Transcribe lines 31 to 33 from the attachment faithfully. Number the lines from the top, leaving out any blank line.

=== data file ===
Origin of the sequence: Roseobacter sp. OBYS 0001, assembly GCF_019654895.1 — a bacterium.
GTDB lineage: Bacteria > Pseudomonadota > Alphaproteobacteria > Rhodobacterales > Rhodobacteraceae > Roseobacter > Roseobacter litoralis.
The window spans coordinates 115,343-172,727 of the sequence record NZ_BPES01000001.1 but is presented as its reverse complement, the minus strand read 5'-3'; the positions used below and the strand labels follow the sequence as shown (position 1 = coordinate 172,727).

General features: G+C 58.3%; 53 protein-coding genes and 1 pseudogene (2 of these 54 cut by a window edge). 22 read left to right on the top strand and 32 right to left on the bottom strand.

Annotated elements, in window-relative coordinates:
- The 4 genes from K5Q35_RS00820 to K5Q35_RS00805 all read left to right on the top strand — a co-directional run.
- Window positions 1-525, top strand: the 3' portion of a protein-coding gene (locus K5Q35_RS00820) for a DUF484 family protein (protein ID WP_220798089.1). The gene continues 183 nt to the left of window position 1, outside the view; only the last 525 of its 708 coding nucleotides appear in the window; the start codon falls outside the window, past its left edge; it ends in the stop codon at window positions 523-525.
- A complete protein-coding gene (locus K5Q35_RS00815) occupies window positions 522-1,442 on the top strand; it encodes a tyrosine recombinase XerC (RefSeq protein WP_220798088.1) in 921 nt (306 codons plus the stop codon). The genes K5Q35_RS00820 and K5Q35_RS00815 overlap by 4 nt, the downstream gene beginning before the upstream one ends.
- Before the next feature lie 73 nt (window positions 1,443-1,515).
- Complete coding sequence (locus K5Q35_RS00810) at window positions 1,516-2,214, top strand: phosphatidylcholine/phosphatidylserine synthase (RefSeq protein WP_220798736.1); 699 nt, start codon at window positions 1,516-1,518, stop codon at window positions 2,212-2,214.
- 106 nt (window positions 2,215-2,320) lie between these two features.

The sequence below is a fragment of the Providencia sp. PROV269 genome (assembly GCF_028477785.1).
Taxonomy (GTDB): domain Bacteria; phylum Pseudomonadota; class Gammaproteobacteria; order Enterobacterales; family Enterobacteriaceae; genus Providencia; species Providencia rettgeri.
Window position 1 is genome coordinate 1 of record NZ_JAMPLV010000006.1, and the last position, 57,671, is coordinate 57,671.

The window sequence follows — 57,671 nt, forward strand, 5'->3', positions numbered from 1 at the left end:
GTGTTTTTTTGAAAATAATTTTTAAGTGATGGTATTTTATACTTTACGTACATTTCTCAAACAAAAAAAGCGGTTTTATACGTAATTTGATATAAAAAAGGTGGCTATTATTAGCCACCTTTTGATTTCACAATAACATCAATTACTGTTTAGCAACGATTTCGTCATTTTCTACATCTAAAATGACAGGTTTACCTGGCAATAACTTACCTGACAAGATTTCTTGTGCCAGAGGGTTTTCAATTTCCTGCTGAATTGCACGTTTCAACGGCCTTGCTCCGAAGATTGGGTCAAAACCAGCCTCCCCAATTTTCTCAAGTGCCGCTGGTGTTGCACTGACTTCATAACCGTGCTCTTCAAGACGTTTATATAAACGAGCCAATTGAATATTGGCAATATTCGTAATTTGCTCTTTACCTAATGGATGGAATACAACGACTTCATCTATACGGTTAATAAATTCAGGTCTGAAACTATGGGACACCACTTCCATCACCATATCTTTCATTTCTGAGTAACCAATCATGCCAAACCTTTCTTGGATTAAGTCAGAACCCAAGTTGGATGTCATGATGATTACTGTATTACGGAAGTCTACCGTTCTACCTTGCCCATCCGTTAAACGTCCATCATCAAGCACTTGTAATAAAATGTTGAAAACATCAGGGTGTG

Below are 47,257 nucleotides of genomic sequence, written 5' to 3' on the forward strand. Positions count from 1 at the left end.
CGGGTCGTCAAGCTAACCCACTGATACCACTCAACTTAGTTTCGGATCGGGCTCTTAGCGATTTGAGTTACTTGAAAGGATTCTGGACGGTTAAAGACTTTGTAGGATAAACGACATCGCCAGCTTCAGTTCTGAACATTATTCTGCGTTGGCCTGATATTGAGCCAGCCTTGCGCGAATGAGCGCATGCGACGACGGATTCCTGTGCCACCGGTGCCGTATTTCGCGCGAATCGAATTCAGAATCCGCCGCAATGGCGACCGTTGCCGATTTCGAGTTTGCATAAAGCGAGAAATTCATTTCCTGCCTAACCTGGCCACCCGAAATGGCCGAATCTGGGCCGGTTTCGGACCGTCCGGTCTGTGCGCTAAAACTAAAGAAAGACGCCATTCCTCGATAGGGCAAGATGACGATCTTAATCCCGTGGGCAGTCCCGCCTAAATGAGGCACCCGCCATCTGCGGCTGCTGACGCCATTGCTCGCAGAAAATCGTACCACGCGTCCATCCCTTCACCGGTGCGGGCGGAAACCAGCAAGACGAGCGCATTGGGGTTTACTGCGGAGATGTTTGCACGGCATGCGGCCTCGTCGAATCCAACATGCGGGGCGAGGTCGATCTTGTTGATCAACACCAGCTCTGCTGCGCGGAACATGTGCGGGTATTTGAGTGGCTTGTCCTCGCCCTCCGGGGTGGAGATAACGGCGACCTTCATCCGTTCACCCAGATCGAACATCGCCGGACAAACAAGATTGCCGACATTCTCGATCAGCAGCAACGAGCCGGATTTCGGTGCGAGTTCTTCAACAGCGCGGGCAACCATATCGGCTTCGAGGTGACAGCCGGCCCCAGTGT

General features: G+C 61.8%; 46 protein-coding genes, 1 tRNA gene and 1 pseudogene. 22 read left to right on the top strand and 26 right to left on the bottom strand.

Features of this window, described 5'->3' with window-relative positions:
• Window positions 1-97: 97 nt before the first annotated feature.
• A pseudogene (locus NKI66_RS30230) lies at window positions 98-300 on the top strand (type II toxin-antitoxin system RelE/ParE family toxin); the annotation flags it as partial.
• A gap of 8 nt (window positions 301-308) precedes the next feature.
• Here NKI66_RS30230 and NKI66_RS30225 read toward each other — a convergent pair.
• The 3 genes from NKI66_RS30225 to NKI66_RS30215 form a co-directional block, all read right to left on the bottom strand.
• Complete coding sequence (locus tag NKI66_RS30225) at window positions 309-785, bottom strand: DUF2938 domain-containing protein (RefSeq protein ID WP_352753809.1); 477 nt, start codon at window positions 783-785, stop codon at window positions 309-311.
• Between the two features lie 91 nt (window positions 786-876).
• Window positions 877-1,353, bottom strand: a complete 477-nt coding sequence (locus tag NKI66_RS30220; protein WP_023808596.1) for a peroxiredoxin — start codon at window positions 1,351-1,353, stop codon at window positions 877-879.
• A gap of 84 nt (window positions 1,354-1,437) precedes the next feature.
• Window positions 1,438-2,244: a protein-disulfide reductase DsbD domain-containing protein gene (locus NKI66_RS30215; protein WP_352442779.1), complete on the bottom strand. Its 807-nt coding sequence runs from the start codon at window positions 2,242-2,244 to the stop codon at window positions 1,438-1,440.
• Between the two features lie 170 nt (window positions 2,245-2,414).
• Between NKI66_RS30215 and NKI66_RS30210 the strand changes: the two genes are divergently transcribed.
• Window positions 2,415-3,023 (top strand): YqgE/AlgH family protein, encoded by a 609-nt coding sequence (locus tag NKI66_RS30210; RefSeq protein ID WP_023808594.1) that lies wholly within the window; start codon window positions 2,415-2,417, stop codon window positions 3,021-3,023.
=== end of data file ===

• Between the two features lie 170 nt (window positions 2,245-2,414).
• Between NKI66_RS30215 and NKI66_RS30210 the strand changes: the two genes are divergently transcribed.
• Window positions 2,415-3,023 (top strand): YqgE/AlgH family protein, encoded by a 609-nt coding sequence (locus tag NKI66_RS30210; RefSeq protein ID WP_023808594.1) that lies wholly within the window; start codon window positions 2,415-2,417, stop codon window positions 3,021-3,023.